Malagasy leaders were of the peasantry and were therefore prepared to follow the descent-group ethic of pooling resources for the good of the group as a whole
The Malagasy development program described in this chapter illustrates the importance of
the local government's ability to improve the lives of its citizens, when committed to doing so.
In an example of applied anthropology's contribution to improving education, this chapter describes a study of Puerto Rican seventh graders in a Midwestern U.S. urban school (Hill-Burnett, 1978). What did anthropologists discover in this study?
The Puerto Rican students' education was being affected by their teachers' misconceptions.
Anthropology may aid in the progress of education by helping educators avoid all of the following except
tolerance of ethnic diversity.
Robert Redfield's research recognized that a city is a social context that is very different from a tribal or peasant village. What did he study? Differences between
urban and rural communities
What did Robert Redfield argue about the relations between urban and rural communities?
Cities are centers from which cultural innovations are spread to rural and tribal areas.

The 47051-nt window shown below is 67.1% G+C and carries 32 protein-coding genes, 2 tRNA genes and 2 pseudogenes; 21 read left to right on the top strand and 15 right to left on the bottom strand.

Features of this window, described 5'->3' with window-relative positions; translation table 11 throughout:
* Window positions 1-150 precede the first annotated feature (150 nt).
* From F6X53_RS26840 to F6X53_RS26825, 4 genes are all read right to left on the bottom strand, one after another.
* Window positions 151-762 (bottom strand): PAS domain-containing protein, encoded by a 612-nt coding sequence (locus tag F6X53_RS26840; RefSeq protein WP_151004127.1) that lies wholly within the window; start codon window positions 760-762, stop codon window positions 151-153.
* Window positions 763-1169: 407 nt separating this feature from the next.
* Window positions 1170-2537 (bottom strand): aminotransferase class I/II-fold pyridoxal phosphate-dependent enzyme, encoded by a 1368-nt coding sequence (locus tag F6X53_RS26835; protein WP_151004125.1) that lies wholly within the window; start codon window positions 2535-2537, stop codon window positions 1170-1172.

Which of the following is not a feature of urban life?
A. Dispersed settlements
B. High population density
C. Social heterogeneity
D. Economic differentiation
E. Geographic mobility
Which of the following best illustrates urban applied anthropologists' ability to help social groups deal with urban institutions?
Vigil's study of gang violence in the context of large-scale immigrant adaptation to U.S. cities
Which of the following is true about medical anthropology?
his growing field considers the biocultural context and implications of disease and illness.
What is a disease?
A scientifically identified health threat
What is an illness?
A health problem as it is experienced by the one affected
Shamans and other magico-religious specialists are effective curers with regard to what kind of disease theory?
What is microenculturation?
the process whereby particular roles are learned within a limited social system (for example, a business)
An ethnographic study of the workplace
provides a close observation of workers and managers in their natural setting.
This chapter's "Appreciating Diversity" account describes how McDonalds was able to succeed in the Brazilian market once it adapted to preexisting Brazilian cultural patterns. This example illustrates
how the axiom of applied anthropology that innovation succeeds best when it is culturally appropriate applies not just to development projects but also businesses, such as fast food.
Anthropology has three dimensions: academic, applied, and a mix of the two.
Ethnography is one of applied anthropology's most valuable research tools, because it provides a firsthand account of the lives of ordinary people.